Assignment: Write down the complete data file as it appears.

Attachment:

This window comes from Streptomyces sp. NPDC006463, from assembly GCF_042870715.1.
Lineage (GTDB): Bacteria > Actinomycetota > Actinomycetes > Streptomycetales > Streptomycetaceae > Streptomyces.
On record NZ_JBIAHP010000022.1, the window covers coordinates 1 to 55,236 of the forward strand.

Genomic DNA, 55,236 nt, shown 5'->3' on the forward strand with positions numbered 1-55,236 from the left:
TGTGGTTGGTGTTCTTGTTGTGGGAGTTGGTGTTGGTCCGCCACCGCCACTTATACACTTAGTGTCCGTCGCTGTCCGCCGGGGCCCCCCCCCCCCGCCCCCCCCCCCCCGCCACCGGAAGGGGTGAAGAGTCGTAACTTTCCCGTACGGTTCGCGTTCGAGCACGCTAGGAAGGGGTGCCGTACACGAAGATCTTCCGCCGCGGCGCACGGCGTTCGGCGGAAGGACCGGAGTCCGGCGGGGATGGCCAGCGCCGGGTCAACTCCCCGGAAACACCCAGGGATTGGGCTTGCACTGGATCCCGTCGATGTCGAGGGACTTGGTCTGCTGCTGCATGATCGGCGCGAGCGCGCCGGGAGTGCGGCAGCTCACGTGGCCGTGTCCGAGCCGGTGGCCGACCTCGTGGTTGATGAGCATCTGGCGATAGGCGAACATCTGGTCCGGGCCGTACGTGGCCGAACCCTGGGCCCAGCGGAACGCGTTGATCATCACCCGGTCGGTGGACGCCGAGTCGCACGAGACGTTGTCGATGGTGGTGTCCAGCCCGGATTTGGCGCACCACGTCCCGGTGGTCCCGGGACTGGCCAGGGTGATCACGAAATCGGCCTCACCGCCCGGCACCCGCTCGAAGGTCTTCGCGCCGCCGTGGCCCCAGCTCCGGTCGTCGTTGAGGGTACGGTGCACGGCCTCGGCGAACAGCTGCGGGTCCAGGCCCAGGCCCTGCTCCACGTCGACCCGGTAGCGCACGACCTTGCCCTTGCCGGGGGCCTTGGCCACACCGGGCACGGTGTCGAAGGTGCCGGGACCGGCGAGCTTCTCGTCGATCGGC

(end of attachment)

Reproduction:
This window comes from Streptomyces sp. NPDC006463, from assembly GCF_042870715.1.
Lineage (GTDB): Bacteria > Actinomycetota > Actinomycetes > Streptomycetales > Streptomycetaceae > Streptomyces.
On record NZ_JBIAHP010000022.1, the window covers coordinates 1 to 55,236 of the forward strand.

Genomic DNA, 55,236 nt, shown 5'->3' on the forward strand with positions numbered 1-55,236 from the left:
TGTGGTTGGTGTTCTTGTTGTGGGAGTTGGTGTTGGTCCGCCACCGCCACTTATACACTTAGTGTCCGTCGCTGTCCGCCGGGGCCCCCCCCCCCCGCCCCCCCCCCCCCGCCACCGGAAGGGGTGAAGAGTCGTAACTTTCCCGTACGGTTCGCGTTCGAGCACGCTAGGAAGGGGTGCCGTACACGAAGATCTTCCGCCGCGGCGCACGGCGTTCGGCGGAAGGACCGGAGTCCGGCGGGGATGGCCAGCGCCGGGTCAACTCCCCGGAAACACCCAGGGATTGGGCTTGCACTGGATCCCGTCGATGTCGAGGGACTTGGTCTGCTGCTGCATGATCGGCGCGAGCGCGCCGGGAGTGCGGCAGCTCACGTGGCCGTGTCCGAGCCGGTGGCCGACCTCGTGGTTGATGAGCATCTGGCGATAGGCGAACATCTGGTCCGGGCCGTACGTGGCCGAACCCTGGGCCCAGCGGAACGCGTTGATCATCACCCGGTCGGTGGACGCCGAGTCGCACGAGACGTTGTCGATGGTGGTGTCCAGCCCGGATTTGGCGCACCACGTCCCGGTGGTCCCGGGACTGGCCAGGGTGATCACGAAATCGGCCTCACCGCCCGGCACCCGCTCGAAGGTCTTCGCGCCGCCGTGGCCCCAGCTCCGGTCGTCGTTGAGGGTACGGTGCACGGCCTCGGCGAACAGCTGCGGGTCCAGGCCCAGGCCCTGCTCCACGTCGACCCGGTAGCGCACGACCTTGCCCTTGCCGGGGGCCTTGGCCACACCGGGCACGGTGTCGAAGGTGCCGGGACCGGCGAGCTTCTCGTCGATCGGC